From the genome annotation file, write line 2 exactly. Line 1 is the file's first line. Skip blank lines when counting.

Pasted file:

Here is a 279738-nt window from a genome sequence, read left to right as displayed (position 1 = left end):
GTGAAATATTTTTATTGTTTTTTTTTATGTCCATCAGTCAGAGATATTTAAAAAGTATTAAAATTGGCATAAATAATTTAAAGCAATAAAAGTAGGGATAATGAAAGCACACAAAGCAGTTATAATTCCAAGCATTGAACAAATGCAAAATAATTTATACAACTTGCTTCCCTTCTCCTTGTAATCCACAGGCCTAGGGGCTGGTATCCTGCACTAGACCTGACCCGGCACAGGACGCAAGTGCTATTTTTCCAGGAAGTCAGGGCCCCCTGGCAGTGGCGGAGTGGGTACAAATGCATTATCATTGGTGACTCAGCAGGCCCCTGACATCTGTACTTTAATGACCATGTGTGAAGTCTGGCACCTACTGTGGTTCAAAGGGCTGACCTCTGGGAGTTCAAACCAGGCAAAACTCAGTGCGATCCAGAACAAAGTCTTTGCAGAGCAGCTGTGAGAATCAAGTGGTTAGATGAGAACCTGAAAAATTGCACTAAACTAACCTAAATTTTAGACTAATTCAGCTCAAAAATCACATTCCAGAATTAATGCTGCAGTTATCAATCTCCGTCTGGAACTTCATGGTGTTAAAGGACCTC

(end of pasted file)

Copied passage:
GTGAAATATTTTTATTGTTTTTTTTTATGTCCATCAGTCAGAGATATTTAAAAAGTATTAAAATTGGCATAAATAATTTAAAGCAATAAAAGTAGGGATAATGAAAGCACACAAAGCAGTTATAATTCCAAGCATTGAACAAATGCAAAATAATTTATACAACTTGCTTCCCTTCTCCTTGTAATCCACAGGCCTAGGGGCTGGTATCCTGCACTAGACCTGACCCGGCACAGGACGCAAGTGCTATTTTTCCAGGAAGTCAGGGCCCCCTGGCAGTGGCGGAGTGGGTACAAATGCATTATCATTGGTGACTCAGCAGGCCCCTGACATCTGTACTTTAATGACCATGTGTGAAGTCTGGCACCTACTGTGGTTCAAAGGGCTGACCTCTGGGAGTTCAAACCAGGCAAAACTCAGTGCGATCCAGAACAAAGTCTTTGCAGAGCAGCTGTGAGAATCAAGTGGTTAGATGAGAACCTGAAAAATTGCACTAAACTAACCTAAATTTTAGACTAATTCAGCTCAAAAATCACATTCCAGAATTAATGCTGCAGTTATCAATCTCCGTCTGGAACTTCATGGTGTTAAAGGACCTC